Last updated on August 3rd, 2015 at 07:25 am
The many ways in which the blockchain technology can be used for social good was the topic of a recent event held in New York. Among other, the group of speakers included John Paul Farmer, director of technology and civic innovation at Microsoft, and Brian Forde, director of digital currency at MIT MediaBI Lab and former technology adviser to the White House.
Some of the other speakers were CEO of OneName Ryan Shea, as well as Chelsea Barabas, Ann Sim and Peter Kirby.
The event focused on how Bitcoin’s blockchain technology could be used to improve different aspects of our daily life such as reducing crime or improving the way people make donations.
Chelsea Barabas explained how the crime levels in the United States could be reduced and how criminals could quickly be prosecuted by building an online ledger using the blockchain, a technology that is completely decentralized and would allow the public to upload video or image evidence to the system without the chance of human error or fraud. This evidence could not be tampered with and would greatly help the law enforcement agencies in the country.
[tweet_box design=”default”]Bitcoin’s blockchain technology could be used to improve different aspects of our daily life such as reducing crime or improving the way people make donations.[/tweet_box]
Barabas went on to explain the use of technology to change the way the United States currently distribute welfare. Criticizing the current welfare system, she said, “We’re still distributing welfare the same way we did 100 years ago,” she said. The blockchain technology could allow people to receive welfare using their smartphones.
Another benefit would be to empower the public, allowing them to see how the government allocates funds and manages processes. The result would be a more transparent system that would welcome the public’s opinions.
While talking about governments, she said:
“We have governments coming to us saying ‘hey, we’re really interested in being proactive about understanding this technology and using it to improve our ability to serve the public’.”
Identification and storage
CEO of Factom Peter Kirby explained that their company is looking to use the technology and become the central storage for land databases. The same storage systems could be used for voting.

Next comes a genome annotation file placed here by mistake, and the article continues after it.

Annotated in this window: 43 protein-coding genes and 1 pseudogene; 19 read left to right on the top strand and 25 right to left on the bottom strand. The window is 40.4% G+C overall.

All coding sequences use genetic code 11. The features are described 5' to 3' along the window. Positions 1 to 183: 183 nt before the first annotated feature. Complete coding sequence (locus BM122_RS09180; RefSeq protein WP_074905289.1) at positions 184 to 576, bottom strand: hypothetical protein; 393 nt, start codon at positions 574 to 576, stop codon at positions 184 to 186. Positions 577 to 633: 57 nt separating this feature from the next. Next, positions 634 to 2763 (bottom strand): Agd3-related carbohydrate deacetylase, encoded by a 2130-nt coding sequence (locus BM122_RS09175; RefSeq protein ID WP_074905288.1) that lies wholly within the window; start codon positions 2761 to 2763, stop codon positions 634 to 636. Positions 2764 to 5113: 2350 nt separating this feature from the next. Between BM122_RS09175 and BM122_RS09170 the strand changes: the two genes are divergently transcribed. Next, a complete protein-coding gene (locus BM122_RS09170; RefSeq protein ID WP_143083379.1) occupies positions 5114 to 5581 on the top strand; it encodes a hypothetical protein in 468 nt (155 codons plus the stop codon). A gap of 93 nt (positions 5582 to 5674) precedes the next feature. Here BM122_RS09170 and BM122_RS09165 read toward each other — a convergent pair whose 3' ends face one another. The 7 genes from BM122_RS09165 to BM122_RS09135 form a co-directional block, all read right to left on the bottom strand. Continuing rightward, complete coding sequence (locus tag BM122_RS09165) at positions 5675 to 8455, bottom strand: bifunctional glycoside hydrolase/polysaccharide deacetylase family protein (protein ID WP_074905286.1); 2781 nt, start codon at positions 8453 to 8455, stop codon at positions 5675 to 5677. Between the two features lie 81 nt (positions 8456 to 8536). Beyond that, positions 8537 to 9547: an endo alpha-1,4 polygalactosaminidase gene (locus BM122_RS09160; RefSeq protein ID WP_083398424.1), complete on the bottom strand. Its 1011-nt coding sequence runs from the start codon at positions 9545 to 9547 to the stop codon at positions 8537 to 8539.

Later, the CEO of OneName Ryan Shea took to the stage to explain his vision for the future. He said almost 25 percent of African-Americans in the United States do not have government issued ID’s, which causes these people not to benefit from services that require identification. He said the blockchain could be used to issue official ID’s that cannot be tampered with without the knowledge of the person in question. This would reduce identity theft, which currently costs the country $25 billion annually. The physical documents require a lot of manual labour and are not cost-effective or reliable.
Infrastructure and charitable Causes
Ann Sim, from consulting firm IDEO, believes that the frictionless transactions enabled by the blockchain could be used for charitable purposes, as well as to fund other non-profit organizations. She introduced a very innovative idea called ‘The Dandelion’, which was initially proposed by Princeton students.
“Students planted a dandelion with petals that have addresses on them. As people donate small amounts of money, the image of the playground started filling in, and the very block was being visualized,” Sim said.
At the end of the event, John Paul Farmer encouraged the speakers to go home and think about the ideas discussed. While addressing the audience, he said the world needs people to come up with game-changing ideas and solve some of the big social problems we have today.
“Please leave this room tonight thinking how you might come up with new, creative and innovative ways to use these technologies or other technologies to help people, because that’s what it’s all about.”
The full recording of the event can be viewed here.